Thursday, November 15, 2012

Empty Cloud: The Autobiography of the Chinese Zen Master Xu Yun By Charles Luk

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Long before the time of his death in 1959 at the venerable age of 120 on Mount Yun-ju, Jiangxi Province, Master Xu-yun’s name was known and revered in every Chinese Buddhist temple and household, having become something of a living legend in his own time. His life and example has aroused the same mixture of awe and inspiration in the minds of Chinese Buddhists as does as does a Milarepa for the Tibetan Buddhist tradition, remarkable in view of the fact that Xu-yun lived well into our own era, tangibly displaying those spiritual powers that we must otherwise divine by looking back through the mists of time to the great Chan adepts of the Tang, Song and Ming Dynasties. They were great men whose example still inspires many today, but in many cases, we have scant details as to their lives as individuals, outside their recorded dialogues or talks of instruction. 

The compelling thing about Xu-yun’s story which follows is that it paints a vivid portrait of one of China’s greatest Buddhist figures complete with all the chiaroscuro of human and spiritual experience. It is not a modern biography in the Western sense, it is true, but it does lay bare the innermost thoughts and feelings of Master Xu-yun, making him seem that much more real to us. No doubt, the main thing for a Buddhist is the instructional talks, and Xu-yun’s are rich in insights, but it is only natural that we should wonder about the individual, human factors, asking what life was like for these fascinating figures. After all, holy men are like mountains, while their ‘peaks of attainment’ may thrust into unbounded space, they must rest on the broad earth like the rest of us. That part of their experience - how they relate to temporal conditions - is an intrinsic part of their development, even if the ultimate goal be to ‘pass beyond’ the pale of this world. In Xu-yun’s account we are given a fascinating glimpse into the inner life of a great Chinese Buddhist Master.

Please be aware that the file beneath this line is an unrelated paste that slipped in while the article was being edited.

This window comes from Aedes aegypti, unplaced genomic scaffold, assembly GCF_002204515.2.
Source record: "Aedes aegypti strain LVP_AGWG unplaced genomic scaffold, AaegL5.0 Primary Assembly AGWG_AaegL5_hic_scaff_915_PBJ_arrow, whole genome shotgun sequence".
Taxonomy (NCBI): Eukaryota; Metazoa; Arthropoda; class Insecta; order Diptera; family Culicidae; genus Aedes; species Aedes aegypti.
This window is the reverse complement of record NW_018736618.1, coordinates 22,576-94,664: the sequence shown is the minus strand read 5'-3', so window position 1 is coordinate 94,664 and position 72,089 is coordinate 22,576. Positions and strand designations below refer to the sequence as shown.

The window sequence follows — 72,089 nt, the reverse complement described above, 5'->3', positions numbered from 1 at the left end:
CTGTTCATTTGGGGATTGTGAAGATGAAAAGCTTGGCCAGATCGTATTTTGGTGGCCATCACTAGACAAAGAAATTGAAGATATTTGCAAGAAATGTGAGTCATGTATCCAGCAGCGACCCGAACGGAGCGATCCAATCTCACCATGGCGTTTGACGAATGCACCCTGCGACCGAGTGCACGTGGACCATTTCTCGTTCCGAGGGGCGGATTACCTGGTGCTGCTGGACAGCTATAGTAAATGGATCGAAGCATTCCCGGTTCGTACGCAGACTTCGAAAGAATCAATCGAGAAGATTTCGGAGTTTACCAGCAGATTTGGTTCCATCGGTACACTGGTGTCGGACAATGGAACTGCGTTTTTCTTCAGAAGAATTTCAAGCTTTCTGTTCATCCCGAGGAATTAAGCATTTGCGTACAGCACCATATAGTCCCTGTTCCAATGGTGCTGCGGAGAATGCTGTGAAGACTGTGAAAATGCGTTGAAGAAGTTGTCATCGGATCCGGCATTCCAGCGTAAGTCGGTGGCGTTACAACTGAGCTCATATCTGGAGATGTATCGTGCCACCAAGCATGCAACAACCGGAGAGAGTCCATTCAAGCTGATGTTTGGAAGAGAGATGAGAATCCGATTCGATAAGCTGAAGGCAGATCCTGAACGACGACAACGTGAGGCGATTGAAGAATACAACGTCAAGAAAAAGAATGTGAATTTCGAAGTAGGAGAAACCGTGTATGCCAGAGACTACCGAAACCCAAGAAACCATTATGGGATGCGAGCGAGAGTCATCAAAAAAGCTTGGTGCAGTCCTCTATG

By the time of his passing, Xu-yun was justifiably recognized as the most eminent Han Chinese Buddhist in the ‘Middle Kingdom’. When he gave his talks of instruction at meditation meetings and transmitted the Precepts in his final decades, literally hundreds of disciples converged upon the various temples where he met and received his followers and, on some occasions, this number swelled to thousands. Such a wave of renewed enthusiasm had not been witnessed in the Chinese monasteries since the Ming Dynasty when Master Han-shan (1546-1623) appeared. This eminent Master had also found the Dharma in decline and set about reconstructing the temples and reviving the teachers, as would Master Xu-yun some three hundred years or so later. Only years before these great gatherings around Master Xu-yun, many of the temples which he was subsequently to use had been little more than ruined shells, decrepit shadows of their former grandeur and vitality, but the Master revived these along with the teachings that were their very raison d’ĂȘtre.

Not surprisingly, Xu-yun soon acquired the nickname ‘Han-shan come again’ or ‘Han-shan returned’, for their careers were in many respects similar. Both had shared the ordination name of ‘De-qing’ and both had restored the Monastery of Hui-neng at Cao-xi among others in their times. However, unlike his eminent predecessors in the Tang, Song and Ming Dynasties who had frequently enjoyed official patronage and support from Emperor and State, Xu-yun’s long life of 120 years spanned a most troublesome time both for China and Chinese Buddhism. It was a period continually punctuated by both civil and international conflict, with almost perpetual doubt and confusion as to China’s future and security, one in which general want and straitened circumstances were the order of the day.


  1. hey whats up its me, do you have rare books on aikido or anything martial arts?

  2. try this one :


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